Friday, October 13, 2017

Friends Trump Work

You can tune through the channels and pick up different programmes
Ben Yehuda Street, Jerusalem 
It is the end of the Jewish festivals. We go back to school on Sunday and surprisingly, because it was all supposed to have been done by now, I have loads of planning and test writing to do.

I was just about to post a very low key R2BC in which I was struggling to find something interesting to write. Sitting here lesson planning and exam writing does not make me cheerful. Added to that we were embarking on one of those days of, "what are we doing today Mummy? I'm bored."

The ancient  very old with the very modern

Then we got a phone call from a friend from England who's here for the holiday and because her daughter is going into the army. They are in town and would we like to go and meet them for lunch? We did. DD had to get dressed, I had to put myself together, but we were out, on the bus, and in town within 30 minutes.

We did the usual stroll down Ben Yehuda Street. Then we strolled back up again. Then we walked to the Machane Yehuda market. It was packed. We were going to stop for a falafel lunch in the market but the queue was too long. So we walked back to town and ate at a falafel place on King George Street.

Still a low key R2BC but it was lovely to catch up with old friends. It was good to go out and do some walking. I still have my work waiting for me to do, but friends trump work.

I'm linking up with Reasons 2B Cheerful at Becky's Lakes Single Mum.

Tuesday, October 10, 2017

The First Rain

You can't see the rain but dig the wellies.
The big news this week is that it rained yesterday.

I was still in bed when DD came running in to tell me, "I just realized it's raining!" I jumped up and ran into the living room. And there it was. Real rain. DD said, "I can't believe it. I haven't seen rain for so long." (Think how you would react to waking up to the first magical snow - that's how we felt and reacted.)

DD put on her wellington boots and went out onto the balcony. She stood watching, transfixed, and smiling from ear to ear.

It wasn't only us. There were tens (or even hundreds) of comments on facebook just announcing the rain. We were collectively thrilled. We even have a name for the first rain after the long hot summer. It's called the Yoreh.

It was cold outside too. I wore my fleece and real shoes instead of sandals.

The best thing about the rain is the clear fresh air it leaves afterwards. Looking down, the street looks clean and the cars are all shiny again. A thick layer of dust and dried mud has been washed away. I feel like cleaning my house.

So forget September 1st as the real start to the new year. Or my birthday on September 4th. Or Rosh Hashana. Or Yom Kippur. Or, as usually happens, "after the all the festivals are over we'll get going with real life, goals, work, diet, etc..." (That would be next Sunday). We're up early, refreshed and raring to embrace the new year, today, after the Yoreh.


Monday, October 9, 2017

Why I Hate The Derech Bet Lechem Street Fair

Last night we went to the annual street fair that happens two blocks from our house. They close the road and rent out tables to merchandisers - mostly food and cottage industry crafts. Then everyone comes because there's nothing else to do and it's "free". However the idea of it, from the organiser's point of view, is to get you to spend as much money as possible. The idea of it from my point of view is not to spend any money at all.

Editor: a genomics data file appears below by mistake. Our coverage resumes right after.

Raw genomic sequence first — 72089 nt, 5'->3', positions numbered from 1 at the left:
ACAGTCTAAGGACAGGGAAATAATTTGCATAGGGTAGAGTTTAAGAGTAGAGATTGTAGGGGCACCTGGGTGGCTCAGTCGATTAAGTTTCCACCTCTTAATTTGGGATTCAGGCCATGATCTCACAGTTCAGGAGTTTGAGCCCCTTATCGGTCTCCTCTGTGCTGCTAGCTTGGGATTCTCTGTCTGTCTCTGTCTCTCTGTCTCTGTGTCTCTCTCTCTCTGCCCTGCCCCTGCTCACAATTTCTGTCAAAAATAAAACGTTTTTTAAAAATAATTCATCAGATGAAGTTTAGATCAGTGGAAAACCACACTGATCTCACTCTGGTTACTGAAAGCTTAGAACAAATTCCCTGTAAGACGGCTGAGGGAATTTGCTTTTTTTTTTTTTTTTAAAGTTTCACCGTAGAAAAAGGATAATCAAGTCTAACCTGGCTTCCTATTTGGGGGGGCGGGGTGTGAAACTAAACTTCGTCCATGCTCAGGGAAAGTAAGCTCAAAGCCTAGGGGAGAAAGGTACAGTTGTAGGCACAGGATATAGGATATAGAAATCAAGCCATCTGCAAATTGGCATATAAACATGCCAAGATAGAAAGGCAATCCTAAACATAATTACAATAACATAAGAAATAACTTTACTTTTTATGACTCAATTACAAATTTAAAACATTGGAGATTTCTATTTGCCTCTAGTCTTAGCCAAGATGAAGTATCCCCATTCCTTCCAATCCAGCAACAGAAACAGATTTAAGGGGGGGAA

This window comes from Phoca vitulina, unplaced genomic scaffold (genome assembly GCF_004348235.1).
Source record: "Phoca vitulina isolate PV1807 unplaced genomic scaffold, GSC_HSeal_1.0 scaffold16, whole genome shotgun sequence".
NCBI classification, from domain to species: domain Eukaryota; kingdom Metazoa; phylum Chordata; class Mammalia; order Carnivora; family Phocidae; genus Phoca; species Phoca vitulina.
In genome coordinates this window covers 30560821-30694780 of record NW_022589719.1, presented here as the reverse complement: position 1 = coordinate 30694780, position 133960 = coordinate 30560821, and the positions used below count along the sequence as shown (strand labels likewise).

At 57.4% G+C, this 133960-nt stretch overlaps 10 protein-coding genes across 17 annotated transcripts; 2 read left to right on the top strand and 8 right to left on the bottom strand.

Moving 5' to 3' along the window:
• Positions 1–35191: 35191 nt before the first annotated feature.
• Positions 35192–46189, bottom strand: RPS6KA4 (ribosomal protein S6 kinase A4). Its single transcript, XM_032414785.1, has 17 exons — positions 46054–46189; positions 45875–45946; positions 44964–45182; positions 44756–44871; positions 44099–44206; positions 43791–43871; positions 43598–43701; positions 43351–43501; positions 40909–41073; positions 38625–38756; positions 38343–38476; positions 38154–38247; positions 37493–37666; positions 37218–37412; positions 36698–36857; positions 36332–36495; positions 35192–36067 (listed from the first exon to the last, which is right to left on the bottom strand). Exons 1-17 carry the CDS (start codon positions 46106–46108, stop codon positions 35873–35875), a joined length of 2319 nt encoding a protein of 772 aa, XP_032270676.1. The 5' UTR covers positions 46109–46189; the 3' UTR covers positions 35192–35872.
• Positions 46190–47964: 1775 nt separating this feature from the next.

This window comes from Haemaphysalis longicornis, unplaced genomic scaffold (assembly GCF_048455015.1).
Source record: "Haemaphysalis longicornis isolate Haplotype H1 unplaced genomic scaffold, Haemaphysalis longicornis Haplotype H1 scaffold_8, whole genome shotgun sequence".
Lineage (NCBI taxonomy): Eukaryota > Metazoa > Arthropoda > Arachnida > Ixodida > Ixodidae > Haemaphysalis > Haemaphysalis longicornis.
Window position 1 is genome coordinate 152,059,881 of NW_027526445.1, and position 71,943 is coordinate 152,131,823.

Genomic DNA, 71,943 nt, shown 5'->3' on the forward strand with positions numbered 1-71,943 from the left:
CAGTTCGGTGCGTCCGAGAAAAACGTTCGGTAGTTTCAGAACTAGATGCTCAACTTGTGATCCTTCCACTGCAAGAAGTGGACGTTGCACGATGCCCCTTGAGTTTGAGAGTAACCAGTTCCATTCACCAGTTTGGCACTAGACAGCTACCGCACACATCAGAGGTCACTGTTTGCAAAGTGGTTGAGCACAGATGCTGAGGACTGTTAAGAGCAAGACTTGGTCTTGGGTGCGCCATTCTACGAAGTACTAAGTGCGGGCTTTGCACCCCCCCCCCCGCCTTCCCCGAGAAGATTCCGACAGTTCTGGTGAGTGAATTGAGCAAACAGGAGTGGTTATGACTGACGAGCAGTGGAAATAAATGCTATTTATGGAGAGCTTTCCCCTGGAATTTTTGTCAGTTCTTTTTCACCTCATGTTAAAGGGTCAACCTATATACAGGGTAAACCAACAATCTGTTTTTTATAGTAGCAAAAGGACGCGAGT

As we approached I could see that the road was packed. I told DD that we'd mosey all the way up to the end, then we'd mosey all the way back, and then we'd go home. "What's mosey?"
"It's walking very slowly and seeing everything along the way. Let's see if we can meet more than 10 people we know," I suggested to make it a bit more fun. We met about 20 people we knew before we even got to the entrance barrier.

Two seconds in I got a phone call from a friend from out of town. "I'm at the street fair. Are you here?"
"Yes we're here."
"I'm by the Waffle Bar."
"We'll be there in two secs."

I dragged DD along to the waffle bar. "Hey! This isn't moseying. I wanted to see something over there. Why are we running?"
"Were going to meet my friend."
"Oh no! And then you're probably going to want to stop for a conversation. Correct?"
"We'll talk and mosey at the same time."

It was lovely to see my friend and her husband. We moseyed a bit together and chatted. DD saw a 2 nis key chain with a tin koala and wanted to buy it for 15 nis. I told her we should see everything and if she still wants it we can get it on the way back. She was disappointed and there may have been some whining involved and the tiniest hint of an argument.

Suddenly we saw DD's best friend standing at the side of the road sobbing. We stopped to learn that they'd lost her three year old brother and her father was running around frantically trying to find him. I spotted him and he was indeed frantic. DD's friend was distraught. I apologised to my friends but we had to help look for the boy.

We were just before a dense crowd watching a band playing. It was almost impossible to get past but we pushed our way through and hurried right up to the end of the road and the exit barrier. The music stopped and they made an announcement about the missing child. I gave his photo to a policewoman who shared it on the police whatsapp (or whatever they use). Meanwhile the father had found him holding hands with another policewoman at another barrier.